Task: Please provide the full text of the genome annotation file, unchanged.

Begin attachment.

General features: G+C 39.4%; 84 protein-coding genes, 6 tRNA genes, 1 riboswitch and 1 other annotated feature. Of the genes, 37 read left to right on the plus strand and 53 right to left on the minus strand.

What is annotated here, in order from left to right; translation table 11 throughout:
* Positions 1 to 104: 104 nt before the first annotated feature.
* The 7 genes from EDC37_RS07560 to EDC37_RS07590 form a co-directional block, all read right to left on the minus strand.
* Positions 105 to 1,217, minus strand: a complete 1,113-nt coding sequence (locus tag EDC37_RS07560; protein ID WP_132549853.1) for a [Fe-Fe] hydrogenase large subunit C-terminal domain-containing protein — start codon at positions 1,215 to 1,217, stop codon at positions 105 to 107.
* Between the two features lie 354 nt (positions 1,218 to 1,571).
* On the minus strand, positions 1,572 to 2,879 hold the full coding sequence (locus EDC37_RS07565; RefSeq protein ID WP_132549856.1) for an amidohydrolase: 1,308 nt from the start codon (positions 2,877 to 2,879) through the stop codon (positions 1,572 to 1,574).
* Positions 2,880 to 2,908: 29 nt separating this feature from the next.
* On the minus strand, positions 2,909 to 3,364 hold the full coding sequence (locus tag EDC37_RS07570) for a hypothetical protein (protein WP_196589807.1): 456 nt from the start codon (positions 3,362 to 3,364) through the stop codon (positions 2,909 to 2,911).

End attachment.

General features: G+C 39.4%; 84 protein-coding genes, 6 tRNA genes, 1 riboswitch and 1 other annotated feature. Of the genes, 37 read left to right on the plus strand and 53 right to left on the minus strand.

What is annotated here, in order from left to right; translation table 11 throughout:
* Positions 1 to 104: 104 nt before the first annotated feature.
* The 7 genes from EDC37_RS07560 to EDC37_RS07590 form a co-directional block, all read right to left on the minus strand.
* Positions 105 to 1,217, minus strand: a complete 1,113-nt coding sequence (locus tag EDC37_RS07560; protein ID WP_132549853.1) for a [Fe-Fe] hydrogenase large subunit C-terminal domain-containing protein — start codon at positions 1,215 to 1,217, stop codon at positions 105 to 107.
* Between the two features lie 354 nt (positions 1,218 to 1,571).
* On the minus strand, positions 1,572 to 2,879 hold the full coding sequence (locus EDC37_RS07565; RefSeq protein ID WP_132549856.1) for an amidohydrolase: 1,308 nt from the start codon (positions 2,877 to 2,879) through the stop codon (positions 1,572 to 1,574).
* Positions 2,880 to 2,908: 29 nt separating this feature from the next.
* On the minus strand, positions 2,909 to 3,364 hold the full coding sequence (locus tag EDC37_RS07570) for a hypothetical protein (protein WP_196589807.1): 456 nt from the start codon (positions 3,362 to 3,364) through the stop codon (positions 2,909 to 2,911).